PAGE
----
Protests, counter-protests held across Canada over sexual orientation and gender identity in school curriculums News
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Protests, counter-protests held across Canada over sexual orientation and gender identity in school curriculums

Protests and counter-protests were held across Canada on Wednesday over the sexual orientation and gender identity (SOGI) curriculum in schools, with numbers ranging from several hundred to over 1,000 participants in some cities. Arrests were made in Ottawa, Halifax, Vancouver and Victoria, including three in Ottawa for “public incitement of hatred.”

Rallies organized by the “1 Million March 4 Children” group took aim at SOGI-inclusive education policies, which they termedthe sexualization and indoctrination of our children in schools.” The governments of New Brunswick and Saskatchewan have recently implemented policies that require parental permission for students’ formal names to be changed, echoing similar views found in the United States.

The Wednesday protests have been roundly criticized as being discriminatory towards LGBTQIA+ people, and for advancing a view of parental rights that prioritizes parents opposed to SOGI-inclusive education policies. Large crowds of counter-protesters formed to meet the “1 Million March” rallies, including a march led by NDP Party leader Jagmeet Singh.

Politicians, public figures, and education boards across the country released statements condemning the protests as being hateful and permissive of violence against LGBTQIA+ people. Prime Minister Justin Trudeau wrote on X (formerly Twitter) “We strongly condemn this hate and its manifestations, and we stand united in support of 2SLGBTQI+ Canadians across the country – you are valid and you are valued.” Ottawa mayor Mark Sutcliffe, whose city saw the largest clash of protests in Canada, stated that “the protests taking place today will only cause harm to youth who are looking for our support and acceptance.”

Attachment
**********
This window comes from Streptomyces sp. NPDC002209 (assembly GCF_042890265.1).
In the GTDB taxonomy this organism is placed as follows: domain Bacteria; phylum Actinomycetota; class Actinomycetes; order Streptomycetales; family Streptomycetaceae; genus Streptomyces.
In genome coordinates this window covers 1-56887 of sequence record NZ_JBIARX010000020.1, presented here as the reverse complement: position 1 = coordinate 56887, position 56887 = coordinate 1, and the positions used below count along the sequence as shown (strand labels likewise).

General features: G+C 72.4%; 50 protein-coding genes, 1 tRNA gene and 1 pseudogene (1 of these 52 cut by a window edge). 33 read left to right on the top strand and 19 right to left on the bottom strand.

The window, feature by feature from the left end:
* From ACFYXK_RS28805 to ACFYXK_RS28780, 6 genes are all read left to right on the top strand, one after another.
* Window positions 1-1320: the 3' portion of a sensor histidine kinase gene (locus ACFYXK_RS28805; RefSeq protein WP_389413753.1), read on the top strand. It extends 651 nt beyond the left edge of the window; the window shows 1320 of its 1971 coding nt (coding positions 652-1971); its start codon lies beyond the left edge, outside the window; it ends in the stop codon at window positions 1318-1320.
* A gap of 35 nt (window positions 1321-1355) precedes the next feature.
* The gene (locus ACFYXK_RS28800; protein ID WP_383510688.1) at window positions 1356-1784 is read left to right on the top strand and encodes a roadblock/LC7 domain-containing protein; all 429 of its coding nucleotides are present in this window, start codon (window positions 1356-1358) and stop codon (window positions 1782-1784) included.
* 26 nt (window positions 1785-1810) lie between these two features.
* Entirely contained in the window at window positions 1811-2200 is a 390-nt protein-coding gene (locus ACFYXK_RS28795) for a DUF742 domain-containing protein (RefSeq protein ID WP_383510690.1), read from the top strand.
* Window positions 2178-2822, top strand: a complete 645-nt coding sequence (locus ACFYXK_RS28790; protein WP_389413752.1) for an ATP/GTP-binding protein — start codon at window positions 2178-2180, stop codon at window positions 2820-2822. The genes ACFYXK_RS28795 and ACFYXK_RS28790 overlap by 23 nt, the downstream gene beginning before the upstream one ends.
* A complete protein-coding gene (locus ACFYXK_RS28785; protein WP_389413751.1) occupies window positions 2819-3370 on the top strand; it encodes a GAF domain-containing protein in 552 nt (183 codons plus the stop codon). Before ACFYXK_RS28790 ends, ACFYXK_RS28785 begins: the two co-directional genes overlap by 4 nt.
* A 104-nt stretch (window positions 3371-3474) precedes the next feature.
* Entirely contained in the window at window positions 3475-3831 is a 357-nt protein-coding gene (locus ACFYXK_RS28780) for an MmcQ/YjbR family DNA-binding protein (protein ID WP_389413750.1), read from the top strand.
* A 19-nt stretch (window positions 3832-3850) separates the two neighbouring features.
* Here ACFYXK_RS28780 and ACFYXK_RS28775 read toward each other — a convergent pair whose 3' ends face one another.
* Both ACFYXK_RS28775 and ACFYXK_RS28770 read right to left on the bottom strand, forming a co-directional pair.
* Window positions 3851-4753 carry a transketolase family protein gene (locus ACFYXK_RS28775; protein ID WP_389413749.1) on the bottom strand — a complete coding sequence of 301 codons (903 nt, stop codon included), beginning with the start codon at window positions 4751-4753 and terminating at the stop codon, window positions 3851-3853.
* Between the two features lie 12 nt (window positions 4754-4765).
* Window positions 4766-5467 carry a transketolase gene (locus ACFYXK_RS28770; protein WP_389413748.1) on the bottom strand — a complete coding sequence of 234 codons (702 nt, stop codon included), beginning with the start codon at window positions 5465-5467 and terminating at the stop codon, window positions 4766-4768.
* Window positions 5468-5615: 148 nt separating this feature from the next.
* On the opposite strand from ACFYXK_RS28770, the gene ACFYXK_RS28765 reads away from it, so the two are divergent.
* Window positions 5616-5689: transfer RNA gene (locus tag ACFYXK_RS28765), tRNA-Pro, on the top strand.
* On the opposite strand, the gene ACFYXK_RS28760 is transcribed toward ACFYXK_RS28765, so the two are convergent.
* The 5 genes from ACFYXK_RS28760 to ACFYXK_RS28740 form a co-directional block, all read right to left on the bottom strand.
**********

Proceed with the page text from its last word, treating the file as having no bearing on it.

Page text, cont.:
More broadly, the rise in movements opposing SOGI curriculums mirrors a worldwide rise in laws targeting LGBTQIA+ people, notably including “Don’t Say Gay” laws in US states such as Florida and bans on transgender youths in sports. Human Rights Campaign (HRC), an LGBTQIA+ rights group, declared a state of emergency for LGBTQIA+ people in the US earlier this year, and reported that 32 transgender and gender non-conforming individuals were killed in the US in 2022.

While Canada has traditionally been considered one of the safest countries in the world for LGBTQIA+ people, it has not been immune to the growth of anti-LGBTQIA+ policies and sentiments seen south of the border and elsewhere. Statistics Canada recently reported that while Canada’s LGBTQIA+ population is growing, the number of anti-LBGTQIA+ crimes has risen as well.